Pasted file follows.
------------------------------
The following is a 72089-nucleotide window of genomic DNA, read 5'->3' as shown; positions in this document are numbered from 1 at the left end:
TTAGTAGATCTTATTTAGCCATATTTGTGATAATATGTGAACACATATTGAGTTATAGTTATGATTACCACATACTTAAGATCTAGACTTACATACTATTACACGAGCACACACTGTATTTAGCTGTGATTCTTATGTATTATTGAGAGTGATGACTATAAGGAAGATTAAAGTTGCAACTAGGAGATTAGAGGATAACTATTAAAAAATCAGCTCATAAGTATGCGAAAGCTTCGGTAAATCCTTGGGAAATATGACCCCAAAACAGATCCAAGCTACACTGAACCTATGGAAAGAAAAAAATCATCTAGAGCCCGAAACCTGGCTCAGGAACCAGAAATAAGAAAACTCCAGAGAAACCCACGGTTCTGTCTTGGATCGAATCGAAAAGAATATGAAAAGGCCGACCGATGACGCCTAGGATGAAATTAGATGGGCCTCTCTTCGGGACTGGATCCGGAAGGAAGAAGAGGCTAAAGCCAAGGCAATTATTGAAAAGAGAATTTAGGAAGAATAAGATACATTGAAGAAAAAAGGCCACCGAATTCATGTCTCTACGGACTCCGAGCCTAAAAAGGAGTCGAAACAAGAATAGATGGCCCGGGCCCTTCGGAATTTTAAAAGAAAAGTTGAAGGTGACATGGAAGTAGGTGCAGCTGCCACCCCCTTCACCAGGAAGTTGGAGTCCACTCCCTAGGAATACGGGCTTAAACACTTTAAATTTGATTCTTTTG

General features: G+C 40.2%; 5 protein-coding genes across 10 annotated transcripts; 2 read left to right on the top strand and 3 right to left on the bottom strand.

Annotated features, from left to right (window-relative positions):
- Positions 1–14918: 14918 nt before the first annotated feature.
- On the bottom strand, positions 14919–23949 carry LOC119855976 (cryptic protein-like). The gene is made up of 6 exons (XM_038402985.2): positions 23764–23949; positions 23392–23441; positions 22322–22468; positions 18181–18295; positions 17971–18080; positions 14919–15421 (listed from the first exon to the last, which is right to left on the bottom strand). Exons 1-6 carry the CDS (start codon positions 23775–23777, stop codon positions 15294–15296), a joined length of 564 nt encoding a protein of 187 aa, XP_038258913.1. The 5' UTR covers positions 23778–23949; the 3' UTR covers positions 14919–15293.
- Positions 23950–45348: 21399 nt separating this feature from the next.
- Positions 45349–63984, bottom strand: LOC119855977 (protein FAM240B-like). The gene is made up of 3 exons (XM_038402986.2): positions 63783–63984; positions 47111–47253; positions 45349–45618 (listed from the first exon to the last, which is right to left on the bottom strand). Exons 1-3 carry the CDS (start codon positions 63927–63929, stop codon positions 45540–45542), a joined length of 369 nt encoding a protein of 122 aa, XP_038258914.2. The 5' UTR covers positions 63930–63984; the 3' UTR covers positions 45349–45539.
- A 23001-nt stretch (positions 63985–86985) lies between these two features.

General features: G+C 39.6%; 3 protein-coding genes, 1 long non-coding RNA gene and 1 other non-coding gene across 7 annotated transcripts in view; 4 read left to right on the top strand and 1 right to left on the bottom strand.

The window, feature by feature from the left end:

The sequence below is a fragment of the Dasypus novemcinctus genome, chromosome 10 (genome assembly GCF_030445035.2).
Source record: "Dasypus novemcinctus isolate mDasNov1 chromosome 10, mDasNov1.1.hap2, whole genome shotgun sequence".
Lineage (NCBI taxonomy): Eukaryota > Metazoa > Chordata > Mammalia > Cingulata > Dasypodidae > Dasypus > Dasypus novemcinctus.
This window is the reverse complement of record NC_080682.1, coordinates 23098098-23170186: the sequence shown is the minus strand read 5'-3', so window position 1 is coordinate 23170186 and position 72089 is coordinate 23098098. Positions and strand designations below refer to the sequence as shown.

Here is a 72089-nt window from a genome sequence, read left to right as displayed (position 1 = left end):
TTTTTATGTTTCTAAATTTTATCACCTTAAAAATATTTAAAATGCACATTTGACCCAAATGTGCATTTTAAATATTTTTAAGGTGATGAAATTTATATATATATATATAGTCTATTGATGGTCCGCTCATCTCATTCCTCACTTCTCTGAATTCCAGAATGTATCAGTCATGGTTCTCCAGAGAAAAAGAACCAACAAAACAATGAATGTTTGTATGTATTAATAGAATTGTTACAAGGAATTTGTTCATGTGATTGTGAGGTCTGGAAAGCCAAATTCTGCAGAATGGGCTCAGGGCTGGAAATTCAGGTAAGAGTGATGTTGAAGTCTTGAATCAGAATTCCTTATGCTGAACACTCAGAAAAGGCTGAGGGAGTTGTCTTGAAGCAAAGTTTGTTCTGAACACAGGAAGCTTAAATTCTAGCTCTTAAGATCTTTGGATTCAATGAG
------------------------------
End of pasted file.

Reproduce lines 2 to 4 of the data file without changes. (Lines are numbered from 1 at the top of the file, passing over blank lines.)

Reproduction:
TTAGTAGATCTTATTTAGCCATATTTGTGATAATATGTGAACACATATTGAGTTATAGTTATGATTACCACATACTTAAGATCTAGACTTACATACTATTACACGAGCACACACTGTATTTAGCTGTGATTCTTATGTATTATTGAGAGTGATGACTATAAGGAAGATTAAAGTTGCAACTAGGAGATTAGAGGATAACTATTAAAAAATCAGCTCATAAGTATGCGAAAGCTTCGGTAAATCCTTGGGAAATATGACCCCAAAACAGATCCAAGCTACACTGAACCTATGGAAAGAAAAAAATCATCTAGAGCCCGAAACCTGGCTCAGGAACCAGAAATAAGAAAACTCCAGAGAAACCCACGGTTCTGTCTTGGATCGAATCGAAAAGAATATGAAAAGGCCGACCGATGACGCCTAGGATGAAATTAGATGGGCCTCTCTTCGGGACTGGATCCGGAAGGAAGAAGAGGCTAAAGCCAAGGCAATTATTGAAAAGAGAATTTAGGAAGAATAAGATACATTGAAGAAAAAAGGCCACCGAATTCATGTCTCTACGGACTCCGAGCCTAAAAAGGAGTCGAAACAAGAATAGATGGCCCGGGCCCTTCGGAATTTTAAAAGAAAAGTTGAAGGTGACATGGAAGTAGGTGCAGCTGCCACCCCCTTCACCAGGAAGTTGGAGTCCACTCCCTAGGAATACGGGCTTAAACACTTTAAATTTGATTCTTTTG

General features: G+C 40.2%; 5 protein-coding genes across 10 annotated transcripts; 2 read left to right on the top strand and 3 right to left on the bottom strand.

Annotated features, from left to right (window-relative positions):